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Creating a native garden at Phillip House, Kariong

5 Sep 2019 8:40 PM | enewsletter Editor (Administrator)

Virginia McIntosh from APS Central Coast Group reports on creating a garden at Phillip House, Kariong. Virginia was the coordinator of the working bee.

You want us to plant a native garden? Oh YES!

And the story goes...

Kerry, a Rotary member and manager of Phillip House Kariong, approached us, APS Central Coast, to plant a native garden at the entrance to the building. We were more than happy to oblige as we hold our meetings there and who doesn’t love to plant natives!! The entrance had recently been remodelled to accommodate disabled people.


The entry – Before

The working bee

After some discussion re design, time to plant and creating a list of suitable plants, we formed a working bee for Saturday 13 July 2019. We timed it nicely to fit in with a sausage sizzle lunch happily and kindly provided by Rotary. Thank you Kerry and mates! And after lunch we had our monthly meeting. A long but enjoyable day.

As the area had already been mulched, the day began with Jonathan Steeds and Olga Blacha from Sustainable Natives delivering some decent sized rocks kindly donated by Steve Jones from Grants Road Sands in Somersby. With great dexterity Jonathan rolled these off his truck and man-handled them into position! No injuries....phew!

The plants

Then came the planting. Sustainable Natives van's doors opened to reveal a treasure trove of goodies ......oooh how exciting! All donated by Sustainable Natives – fantastic! Here is the list:

Dianella ‘Silver Streak’ and caerulea; Lomandra ‘Little Con’, ‘Little Pat’ and ‘LimeTuff’; Grevillea ‘Dorothy Gordon'; Banksia integrifolia ‘prostrate form’, oblongifolia, ericifolia, ‘Little Eric’,and spinulosa; Veronica perfoliata; Melaleuca ‘Ulladulla Beacon’ and hypericifolia; Correa reflexa; Darwinia fascicularis; Chorizema cordatum; Scaevola ‘Mauve Cluster’; Leptospermum ’Vertical Drop’; Dwarf Leucopogon; Micromyrtus ciliata; Thryptomene P.C.Payne; Grevillea oldeii, humilis, ‘Pink Gem’, speciosa X and sericea; Patersonia occidentalis; Anigozanthos ‘Big Red’ and ‘Pink Pearl’; Acacia howittii dwarf; Westringia ‘Smokey’; Prostanthera incisa and magnifica; Podocarpus spinulosus; Pycnosorus globosus; Isopogon anethifolius dwarf; Petrophile pulchella; Goodenia mcmillanii; Callistemon ‘Rocky rambler’; Casuarina ‘Cousin It’. Hopefully I haven’t left any out – think I may have but just too many to remember! Anyway you get the drift.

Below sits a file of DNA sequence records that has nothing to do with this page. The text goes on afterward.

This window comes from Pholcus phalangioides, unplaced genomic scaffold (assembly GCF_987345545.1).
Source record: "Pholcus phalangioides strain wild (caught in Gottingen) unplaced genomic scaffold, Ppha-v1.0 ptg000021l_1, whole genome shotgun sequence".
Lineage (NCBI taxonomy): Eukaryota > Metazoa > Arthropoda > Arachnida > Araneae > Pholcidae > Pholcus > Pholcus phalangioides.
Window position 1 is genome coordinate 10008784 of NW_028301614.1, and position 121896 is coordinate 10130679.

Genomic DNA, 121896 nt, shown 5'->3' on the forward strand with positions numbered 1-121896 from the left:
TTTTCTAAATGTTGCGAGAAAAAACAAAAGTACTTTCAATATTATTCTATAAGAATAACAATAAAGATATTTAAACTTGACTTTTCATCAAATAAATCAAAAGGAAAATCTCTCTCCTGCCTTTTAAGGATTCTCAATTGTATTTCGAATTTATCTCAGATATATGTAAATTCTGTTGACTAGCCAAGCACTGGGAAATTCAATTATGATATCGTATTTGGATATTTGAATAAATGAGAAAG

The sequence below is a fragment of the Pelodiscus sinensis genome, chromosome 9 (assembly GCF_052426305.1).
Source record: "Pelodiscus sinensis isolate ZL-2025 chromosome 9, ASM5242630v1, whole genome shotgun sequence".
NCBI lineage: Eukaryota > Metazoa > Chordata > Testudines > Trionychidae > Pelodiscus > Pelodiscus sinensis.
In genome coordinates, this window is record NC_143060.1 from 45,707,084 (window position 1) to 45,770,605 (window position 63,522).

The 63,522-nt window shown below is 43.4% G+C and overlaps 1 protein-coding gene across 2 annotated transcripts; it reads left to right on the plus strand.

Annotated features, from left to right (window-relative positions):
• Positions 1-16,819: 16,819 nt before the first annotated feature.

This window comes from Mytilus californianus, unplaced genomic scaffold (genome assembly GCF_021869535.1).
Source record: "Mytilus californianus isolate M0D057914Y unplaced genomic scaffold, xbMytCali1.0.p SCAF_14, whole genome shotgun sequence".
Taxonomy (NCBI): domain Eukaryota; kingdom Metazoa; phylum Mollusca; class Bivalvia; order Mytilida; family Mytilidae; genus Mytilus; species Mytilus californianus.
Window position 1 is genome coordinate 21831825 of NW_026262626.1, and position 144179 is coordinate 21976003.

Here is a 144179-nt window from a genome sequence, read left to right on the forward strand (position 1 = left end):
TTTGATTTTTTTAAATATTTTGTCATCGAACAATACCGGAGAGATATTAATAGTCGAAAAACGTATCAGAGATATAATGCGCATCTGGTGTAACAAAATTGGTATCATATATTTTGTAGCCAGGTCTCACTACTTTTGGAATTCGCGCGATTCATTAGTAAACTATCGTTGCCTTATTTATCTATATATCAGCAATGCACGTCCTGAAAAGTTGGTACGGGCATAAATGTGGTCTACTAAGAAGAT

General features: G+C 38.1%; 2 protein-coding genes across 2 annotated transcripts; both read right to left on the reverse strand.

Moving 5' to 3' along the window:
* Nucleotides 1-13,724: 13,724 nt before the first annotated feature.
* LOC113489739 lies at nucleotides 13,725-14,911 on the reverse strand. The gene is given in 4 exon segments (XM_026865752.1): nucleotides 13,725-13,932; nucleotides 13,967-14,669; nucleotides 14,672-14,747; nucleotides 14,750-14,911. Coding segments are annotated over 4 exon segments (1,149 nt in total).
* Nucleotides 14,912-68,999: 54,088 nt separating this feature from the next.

A production line

Olga, being a landscape designer, and Jonathan had already laid the plants out ready for planting so we set up a production line of hole diggers, planters, waterers and pot collectors. After a final watering in, we left our little proteges while we gorged ourselves on sausage sandwiches!


The OHS site supervisor doing her job, dressed in blue coat and red collar!


Olga Blacha watering

Feeding the workers with a BBQ

Finishing up

Fully satisfied we headed into our monthly meeting and left my husband, Stuart, to erect a ‘rabbit proof fence’ around the perimeters of the two gardens. Don’t worry, he didn’t mind – he usually falls asleep in meetings!


Protecting the new garden 

Being on an eastern, gently sloping block with buildings uphill and thus to the west helps ensure plant survival. Rotary have taken on the responsibility of caring for the garden and each time we walk by we can enjoy the fruits of our labours and the benefits of Rotary’s maintenance. Hopefully others who use the path are suitably impressed and are converted by the beauty and resilience of Australian native plants. A win win all round!


Do you like our garden gnome??!!


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